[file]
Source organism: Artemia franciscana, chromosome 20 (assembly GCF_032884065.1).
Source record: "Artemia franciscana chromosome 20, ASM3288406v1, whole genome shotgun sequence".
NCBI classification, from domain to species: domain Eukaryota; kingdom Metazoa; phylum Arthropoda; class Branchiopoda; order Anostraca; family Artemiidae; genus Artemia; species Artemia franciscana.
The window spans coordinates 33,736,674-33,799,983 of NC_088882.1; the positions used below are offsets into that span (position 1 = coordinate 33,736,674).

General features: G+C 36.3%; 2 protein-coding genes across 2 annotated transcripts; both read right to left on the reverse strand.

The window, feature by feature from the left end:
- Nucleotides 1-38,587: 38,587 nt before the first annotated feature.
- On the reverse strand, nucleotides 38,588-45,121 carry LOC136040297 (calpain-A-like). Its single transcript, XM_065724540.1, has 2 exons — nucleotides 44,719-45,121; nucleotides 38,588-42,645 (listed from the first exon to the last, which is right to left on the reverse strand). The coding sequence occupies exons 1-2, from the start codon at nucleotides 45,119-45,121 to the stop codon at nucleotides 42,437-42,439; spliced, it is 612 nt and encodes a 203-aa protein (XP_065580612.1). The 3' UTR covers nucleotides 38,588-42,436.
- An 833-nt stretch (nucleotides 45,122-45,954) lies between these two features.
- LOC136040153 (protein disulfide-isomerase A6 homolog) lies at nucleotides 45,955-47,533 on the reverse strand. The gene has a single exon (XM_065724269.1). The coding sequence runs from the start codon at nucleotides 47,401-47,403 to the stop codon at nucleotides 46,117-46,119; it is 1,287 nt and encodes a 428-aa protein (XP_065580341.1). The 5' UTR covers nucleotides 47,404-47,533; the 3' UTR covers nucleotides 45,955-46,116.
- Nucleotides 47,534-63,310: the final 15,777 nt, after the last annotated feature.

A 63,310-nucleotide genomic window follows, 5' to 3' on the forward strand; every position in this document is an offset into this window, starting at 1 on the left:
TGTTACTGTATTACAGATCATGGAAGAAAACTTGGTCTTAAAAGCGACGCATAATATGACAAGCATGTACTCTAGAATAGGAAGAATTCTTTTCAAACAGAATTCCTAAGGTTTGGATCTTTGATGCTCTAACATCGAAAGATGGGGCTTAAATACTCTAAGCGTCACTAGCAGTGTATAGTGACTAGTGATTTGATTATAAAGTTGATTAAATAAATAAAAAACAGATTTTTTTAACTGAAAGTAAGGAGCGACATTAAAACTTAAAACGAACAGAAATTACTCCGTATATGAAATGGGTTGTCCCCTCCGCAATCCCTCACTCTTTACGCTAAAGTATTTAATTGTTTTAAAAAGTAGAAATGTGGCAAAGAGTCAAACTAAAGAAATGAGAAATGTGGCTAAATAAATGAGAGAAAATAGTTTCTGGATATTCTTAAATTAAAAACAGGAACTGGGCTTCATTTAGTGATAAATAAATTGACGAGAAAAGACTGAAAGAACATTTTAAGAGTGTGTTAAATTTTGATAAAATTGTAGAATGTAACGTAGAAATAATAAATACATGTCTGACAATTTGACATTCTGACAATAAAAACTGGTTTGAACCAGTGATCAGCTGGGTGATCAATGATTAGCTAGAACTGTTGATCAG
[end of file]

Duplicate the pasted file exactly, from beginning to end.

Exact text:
Source organism: Artemia franciscana, chromosome 20 (assembly GCF_032884065.1).
Source record: "Artemia franciscana chromosome 20, ASM3288406v1, whole genome shotgun sequence".
NCBI classification, from domain to species: domain Eukaryota; kingdom Metazoa; phylum Arthropoda; class Branchiopoda; order Anostraca; family Artemiidae; genus Artemia; species Artemia franciscana.
The window spans coordinates 33,736,674-33,799,983 of NC_088882.1; the positions used below are offsets into that span (position 1 = coordinate 33,736,674).

General features: G+C 36.3%; 2 protein-coding genes across 2 annotated transcripts; both read right to left on the reverse strand.

The window, feature by feature from the left end:
- Nucleotides 1-38,587: 38,587 nt before the first annotated feature.
- On the reverse strand, nucleotides 38,588-45,121 carry LOC136040297 (calpain-A-like). Its single transcript, XM_065724540.1, has 2 exons — nucleotides 44,719-45,121; nucleotides 38,588-42,645 (listed from the first exon to the last, which is right to left on the reverse strand). The coding sequence occupies exons 1-2, from the start codon at nucleotides 45,119-45,121 to the stop codon at nucleotides 42,437-42,439; spliced, it is 612 nt and encodes a 203-aa protein (XP_065580612.1). The 3' UTR covers nucleotides 38,588-42,436.
- An 833-nt stretch (nucleotides 45,122-45,954) lies between these two features.
- LOC136040153 (protein disulfide-isomerase A6 homolog) lies at nucleotides 45,955-47,533 on the reverse strand. The gene has a single exon (XM_065724269.1). The coding sequence runs from the start codon at nucleotides 47,401-47,403 to the stop codon at nucleotides 46,117-46,119; it is 1,287 nt and encodes a 428-aa protein (XP_065580341.1). The 5' UTR covers nucleotides 47,404-47,533; the 3' UTR covers nucleotides 45,955-46,116.
- Nucleotides 47,534-63,310: the final 15,777 nt, after the last annotated feature.

A 63,310-nucleotide genomic window follows, 5' to 3' on the forward strand; every position in this document is an offset into this window, starting at 1 on the left:
TGTTACTGTATTACAGATCATGGAAGAAAACTTGGTCTTAAAAGCGACGCATAATATGACAAGCATGTACTCTAGAATAGGAAGAATTCTTTTCAAACAGAATTCCTAAGGTTTGGATCTTTGATGCTCTAACATCGAAAGATGGGGCTTAAATACTCTAAGCGTCACTAGCAGTGTATAGTGACTAGTGATTTGATTATAAAGTTGATTAAATAAATAAAAAACAGATTTTTTTAACTGAAAGTAAGGAGCGACATTAAAACTTAAAACGAACAGAAATTACTCCGTATATGAAATGGGTTGTCCCCTCCGCAATCCCTCACTCTTTACGCTAAAGTATTTAATTGTTTTAAAAAGTAGAAATGTGGCAAAGAGTCAAACTAAAGAAATGAGAAATGTGGCTAAATAAATGAGAGAAAATAGTTTCTGGATATTCTTAAATTAAAAACAGGAACTGGGCTTCATTTAGTGATAAATAAATTGACGAGAAAAGACTGAAAGAACATTTTAAGAGTGTGTTAAATTTTGATAAAATTGTAGAATGTAACGTAGAAATAATAAATACATGTCTGACAATTTGACATTCTGACAATAAAAACTGGTTTGAACCAGTGATCAGCTGGGTGATCAATGATTAGCTAGAACTGTTGATCAG